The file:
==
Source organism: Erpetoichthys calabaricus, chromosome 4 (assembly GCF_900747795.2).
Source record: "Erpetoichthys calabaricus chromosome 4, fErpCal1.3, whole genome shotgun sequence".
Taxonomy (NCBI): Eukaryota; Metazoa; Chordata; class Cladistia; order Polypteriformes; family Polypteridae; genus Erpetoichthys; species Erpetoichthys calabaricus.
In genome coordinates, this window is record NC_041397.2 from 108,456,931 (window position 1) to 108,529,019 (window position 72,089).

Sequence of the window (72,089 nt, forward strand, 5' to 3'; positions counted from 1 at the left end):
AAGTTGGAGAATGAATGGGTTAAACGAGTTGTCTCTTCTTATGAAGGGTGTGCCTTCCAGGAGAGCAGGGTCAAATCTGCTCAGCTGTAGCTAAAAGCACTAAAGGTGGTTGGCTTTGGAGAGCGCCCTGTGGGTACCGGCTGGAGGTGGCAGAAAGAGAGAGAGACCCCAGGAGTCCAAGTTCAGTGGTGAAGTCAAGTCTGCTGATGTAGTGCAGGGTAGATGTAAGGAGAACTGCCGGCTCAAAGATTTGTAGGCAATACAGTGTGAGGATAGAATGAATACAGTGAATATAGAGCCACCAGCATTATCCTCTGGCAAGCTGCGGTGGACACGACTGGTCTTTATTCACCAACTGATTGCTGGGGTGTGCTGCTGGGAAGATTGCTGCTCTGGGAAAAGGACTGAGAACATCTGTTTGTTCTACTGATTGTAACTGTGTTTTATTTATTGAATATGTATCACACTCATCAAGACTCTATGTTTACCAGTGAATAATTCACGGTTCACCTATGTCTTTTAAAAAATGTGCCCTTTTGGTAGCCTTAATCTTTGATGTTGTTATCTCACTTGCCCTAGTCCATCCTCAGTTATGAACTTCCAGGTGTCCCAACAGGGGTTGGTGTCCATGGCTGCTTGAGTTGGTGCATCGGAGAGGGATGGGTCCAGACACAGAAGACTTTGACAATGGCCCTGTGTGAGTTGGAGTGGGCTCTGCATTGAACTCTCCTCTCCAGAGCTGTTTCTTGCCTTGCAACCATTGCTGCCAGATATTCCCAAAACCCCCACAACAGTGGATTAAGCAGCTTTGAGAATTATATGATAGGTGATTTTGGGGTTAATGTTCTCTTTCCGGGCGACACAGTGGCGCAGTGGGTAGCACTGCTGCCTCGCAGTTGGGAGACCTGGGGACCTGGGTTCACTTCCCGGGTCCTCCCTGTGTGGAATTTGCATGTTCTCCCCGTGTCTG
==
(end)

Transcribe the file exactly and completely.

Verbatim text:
Source organism: Erpetoichthys calabaricus, chromosome 4 (assembly GCF_900747795.2).
Source record: "Erpetoichthys calabaricus chromosome 4, fErpCal1.3, whole genome shotgun sequence".
Taxonomy (NCBI): Eukaryota; Metazoa; Chordata; class Cladistia; order Polypteriformes; family Polypteridae; genus Erpetoichthys; species Erpetoichthys calabaricus.
In genome coordinates, this window is record NC_041397.2 from 108,456,931 (window position 1) to 108,529,019 (window position 72,089).

Sequence of the window (72,089 nt, forward strand, 5' to 3'; positions counted from 1 at the left end):
AAGTTGGAGAATGAATGGGTTAAACGAGTTGTCTCTTCTTATGAAGGGTGTGCCTTCCAGGAGAGCAGGGTCAAATCTGCTCAGCTGTAGCTAAAAGCACTAAAGGTGGTTGGCTTTGGAGAGCGCCCTGTGGGTACCGGCTGGAGGTGGCAGAAAGAGAGAGAGACCCCAGGAGTCCAAGTTCAGTGGTGAAGTCAAGTCTGCTGATGTAGTGCAGGGTAGATGTAAGGAGAACTGCCGGCTCAAAGATTTGTAGGCAATACAGTGTGAGGATAGAATGAATACAGTGAATATAGAGCCACCAGCATTATCCTCTGGCAAGCTGCGGTGGACACGACTGGTCTTTATTCACCAACTGATTGCTGGGGTGTGCTGCTGGGAAGATTGCTGCTCTGGGAAAAGGACTGAGAACATCTGTTTGTTCTACTGATTGTAACTGTGTTTTATTTATTGAATATGTATCACACTCATCAAGACTCTATGTTTACCAGTGAATAATTCACGGTTCACCTATGTCTTTTAAAAAATGTGCCCTTTTGGTAGCCTTAATCTTTGATGTTGTTATCTCACTTGCCCTAGTCCATCCTCAGTTATGAACTTCCAGGTGTCCCAACAGGGGTTGGTGTCCATGGCTGCTTGAGTTGGTGCATCGGAGAGGGATGGGTCCAGACACAGAAGACTTTGACAATGGCCCTGTGTGAGTTGGAGTGGGCTCTGCATTGAACTCTCCTCTCCAGAGCTGTTTCTTGCCTTGCAACCATTGCTGCCAGATATTCCCAAAACCCCCACAACAGTGGATTAAGCAGCTTTGAGAATTATATGATAGGTGATTTTGGGGTTAATGTTCTCTTTCCGGGCGACACAGTGGCGCAGTGGGTAGCACTGCTGCCTCGCAGTTGGGAGACCTGGGGACCTGGGTTCACTTCCCGGGTCCTCCCTGTGTGGAATTTGCATGTTCTCCCCGTGTCTG